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Creating a partition for use with Windows
On Windows I can’t initialize my HGST hard drive.
Disk Management says it is a “GPT Protective Partition.”
Before starting process remove all other external drives except the drive you want to erase/initialize. This does not include the start up drive.
IMPORTANT NOTE: THIS PROCESS WILL ERASE ALL INFORMATION ON THE DISK SELECTED
External USB, eSATA, Firewire, and internal hard drives over 2 TB's cannot be formatted on Windows 32-bit operating systems using the Master Boot Record (MBR) partitioning scheme. As a result, when you connect drives over 2 TB's, depending on which interface you are using to connect them to the computer, they may not be recognized at all. They may be only partially recognized showing 700+ GB, or they may be recognized but you can't access them. Other issues such as the system locking up or the computer not being able to boot may also occur.
This is not an internal or external hard drive issue. It is a 2TB volume limitation caused by the Master Boot Record (MBR) partitioning scheme that has long been used by Windows 32-bit operating systems such as Windows 2000 and XP.
In order to use a drive larger than 2 TB, you will need an operating system that can partition and format that drive. Windows 7, Vista, Windows XP (64-bit), Mac 10.4, Mac 10.5 and Mac 10.6 all have this capability through the GUID Partitioning Table (GPT). The GUID partitioning scheme has the ability to partition both internal and external drives far beyond 2 TB in size.
For more information on GUID partitioning please see:
For more information on MBR partition size limitations, please see:
A: If you are experiencing problems with your drive or would just like to test the drive’s integrity, download and run the HGST Drive Fitness Test.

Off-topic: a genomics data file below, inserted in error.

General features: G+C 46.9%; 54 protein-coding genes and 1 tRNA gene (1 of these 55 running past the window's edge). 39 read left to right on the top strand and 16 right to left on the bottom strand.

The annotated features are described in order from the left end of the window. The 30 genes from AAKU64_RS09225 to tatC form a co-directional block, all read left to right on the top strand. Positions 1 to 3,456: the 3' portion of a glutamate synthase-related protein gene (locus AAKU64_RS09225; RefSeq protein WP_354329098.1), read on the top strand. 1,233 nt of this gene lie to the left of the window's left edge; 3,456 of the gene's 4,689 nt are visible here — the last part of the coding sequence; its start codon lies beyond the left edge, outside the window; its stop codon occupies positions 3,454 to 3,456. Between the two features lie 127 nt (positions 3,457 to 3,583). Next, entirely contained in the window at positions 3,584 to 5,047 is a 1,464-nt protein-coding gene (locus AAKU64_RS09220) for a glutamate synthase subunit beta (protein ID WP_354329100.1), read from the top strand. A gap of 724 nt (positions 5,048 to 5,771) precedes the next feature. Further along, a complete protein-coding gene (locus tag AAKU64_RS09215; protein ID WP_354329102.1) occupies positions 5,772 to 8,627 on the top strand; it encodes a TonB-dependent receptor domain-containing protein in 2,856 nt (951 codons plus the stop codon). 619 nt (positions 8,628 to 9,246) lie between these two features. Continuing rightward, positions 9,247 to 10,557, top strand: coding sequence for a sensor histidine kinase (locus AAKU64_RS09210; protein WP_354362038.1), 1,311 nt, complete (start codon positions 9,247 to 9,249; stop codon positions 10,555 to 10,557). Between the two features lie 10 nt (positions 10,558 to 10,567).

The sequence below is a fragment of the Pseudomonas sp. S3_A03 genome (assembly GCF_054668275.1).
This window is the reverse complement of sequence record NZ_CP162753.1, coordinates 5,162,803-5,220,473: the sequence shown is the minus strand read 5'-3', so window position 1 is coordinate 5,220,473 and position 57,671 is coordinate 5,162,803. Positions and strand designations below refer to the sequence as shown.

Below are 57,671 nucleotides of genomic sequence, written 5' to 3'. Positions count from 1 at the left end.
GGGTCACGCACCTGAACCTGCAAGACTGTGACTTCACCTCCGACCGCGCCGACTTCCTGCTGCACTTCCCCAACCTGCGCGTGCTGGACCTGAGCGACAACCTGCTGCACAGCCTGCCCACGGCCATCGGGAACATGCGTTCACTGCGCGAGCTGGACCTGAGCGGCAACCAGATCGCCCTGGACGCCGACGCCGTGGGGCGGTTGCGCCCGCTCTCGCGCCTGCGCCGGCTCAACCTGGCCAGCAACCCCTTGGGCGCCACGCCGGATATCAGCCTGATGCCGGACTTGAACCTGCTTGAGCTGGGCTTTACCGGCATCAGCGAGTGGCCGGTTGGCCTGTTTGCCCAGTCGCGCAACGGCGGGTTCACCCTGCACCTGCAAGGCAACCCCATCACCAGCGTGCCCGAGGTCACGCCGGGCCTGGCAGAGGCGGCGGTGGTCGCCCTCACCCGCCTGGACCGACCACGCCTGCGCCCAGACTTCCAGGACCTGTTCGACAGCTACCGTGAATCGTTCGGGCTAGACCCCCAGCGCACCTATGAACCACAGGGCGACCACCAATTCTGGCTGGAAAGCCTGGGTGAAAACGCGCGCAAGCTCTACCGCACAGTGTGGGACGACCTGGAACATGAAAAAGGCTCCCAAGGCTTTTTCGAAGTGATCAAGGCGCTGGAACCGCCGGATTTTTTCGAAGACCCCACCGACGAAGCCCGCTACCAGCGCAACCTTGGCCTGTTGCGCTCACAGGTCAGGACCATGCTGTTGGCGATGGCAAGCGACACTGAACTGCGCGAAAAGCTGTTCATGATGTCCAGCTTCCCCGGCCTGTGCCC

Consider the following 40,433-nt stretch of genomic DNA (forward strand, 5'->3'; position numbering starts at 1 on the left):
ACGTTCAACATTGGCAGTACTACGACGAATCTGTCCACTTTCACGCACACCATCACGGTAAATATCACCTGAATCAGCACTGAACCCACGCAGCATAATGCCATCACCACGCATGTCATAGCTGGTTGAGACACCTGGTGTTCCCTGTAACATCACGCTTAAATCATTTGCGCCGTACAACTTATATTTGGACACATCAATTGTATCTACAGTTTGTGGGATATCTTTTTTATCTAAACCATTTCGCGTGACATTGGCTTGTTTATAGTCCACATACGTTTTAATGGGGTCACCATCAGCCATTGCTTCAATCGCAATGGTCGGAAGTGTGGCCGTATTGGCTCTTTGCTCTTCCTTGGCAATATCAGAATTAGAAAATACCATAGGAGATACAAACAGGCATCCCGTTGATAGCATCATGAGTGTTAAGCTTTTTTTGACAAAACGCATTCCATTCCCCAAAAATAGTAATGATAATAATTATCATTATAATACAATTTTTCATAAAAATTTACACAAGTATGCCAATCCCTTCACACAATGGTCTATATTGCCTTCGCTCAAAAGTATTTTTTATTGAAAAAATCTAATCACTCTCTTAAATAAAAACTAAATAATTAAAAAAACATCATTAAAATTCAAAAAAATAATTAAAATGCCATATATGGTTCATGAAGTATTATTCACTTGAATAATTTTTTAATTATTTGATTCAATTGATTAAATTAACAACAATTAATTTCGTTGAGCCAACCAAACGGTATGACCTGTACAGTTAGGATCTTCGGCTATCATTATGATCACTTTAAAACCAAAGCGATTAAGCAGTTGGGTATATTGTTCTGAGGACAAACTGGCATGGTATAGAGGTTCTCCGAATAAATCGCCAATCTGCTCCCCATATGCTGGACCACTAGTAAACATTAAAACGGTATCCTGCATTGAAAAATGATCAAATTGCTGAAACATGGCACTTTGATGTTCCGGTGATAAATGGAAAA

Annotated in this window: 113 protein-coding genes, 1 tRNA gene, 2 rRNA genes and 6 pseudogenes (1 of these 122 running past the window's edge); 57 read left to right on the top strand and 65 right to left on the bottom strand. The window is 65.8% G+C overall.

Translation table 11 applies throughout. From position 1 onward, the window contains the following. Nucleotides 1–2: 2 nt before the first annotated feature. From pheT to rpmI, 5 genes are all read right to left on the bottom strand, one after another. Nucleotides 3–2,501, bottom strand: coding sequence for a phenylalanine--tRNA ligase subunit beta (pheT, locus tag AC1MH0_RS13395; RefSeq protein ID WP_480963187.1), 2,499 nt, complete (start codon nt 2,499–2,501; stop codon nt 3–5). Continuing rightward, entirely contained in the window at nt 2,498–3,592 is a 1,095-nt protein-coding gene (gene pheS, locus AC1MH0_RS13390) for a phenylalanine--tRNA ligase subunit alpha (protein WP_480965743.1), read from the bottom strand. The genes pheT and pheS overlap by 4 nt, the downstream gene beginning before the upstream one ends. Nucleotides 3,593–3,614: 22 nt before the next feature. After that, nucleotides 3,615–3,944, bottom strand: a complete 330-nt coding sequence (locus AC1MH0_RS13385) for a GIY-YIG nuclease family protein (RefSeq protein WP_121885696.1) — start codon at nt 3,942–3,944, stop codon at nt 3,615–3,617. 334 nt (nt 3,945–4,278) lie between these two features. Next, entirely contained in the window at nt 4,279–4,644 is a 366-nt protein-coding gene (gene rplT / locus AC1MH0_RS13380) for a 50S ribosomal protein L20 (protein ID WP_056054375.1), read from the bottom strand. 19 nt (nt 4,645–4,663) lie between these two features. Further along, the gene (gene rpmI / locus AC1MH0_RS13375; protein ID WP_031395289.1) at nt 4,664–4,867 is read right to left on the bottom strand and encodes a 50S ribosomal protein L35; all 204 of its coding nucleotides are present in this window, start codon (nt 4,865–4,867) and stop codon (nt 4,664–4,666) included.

If possible, we recommend that you backup any important data before running the test. Run the quick test first. If you are experiencing problems, but receive the result 0x00 try running the Advanced Test option. When you have completed the test, please contact the Support Center with the results and our agents will be able to assist you on resolving the problem.
A: There are several alternatives available depending on your hardware platform and operating environment.
Many laptops only have one internal drive bay. One solution is to mount the drive into an external enclosure and clone the drive. Apricorn and CMS both offer reasonably priced packages. Please visit the following sites for details:
The advantage of using an external enclosure is that you can use your original drive as additional storage once the cloning process is complete.
The most popular software is Carbon Copy Cloner by Mike Bombich:Carbon Copy Cloner
A: Depending on the operating system being used, there could be multiple steps involved in partitioning and formatting a drive.
For more information, please see our Partitioning and Formatting Reference Guide.
Open My Computer (XP) or Computer (Vista/7) from your desktop or Start Menu. Right click on the drive you would like to Defragment and select Properties. Choose the Tools tab and then select Defragment Now.
How do I find the hard drive on my system?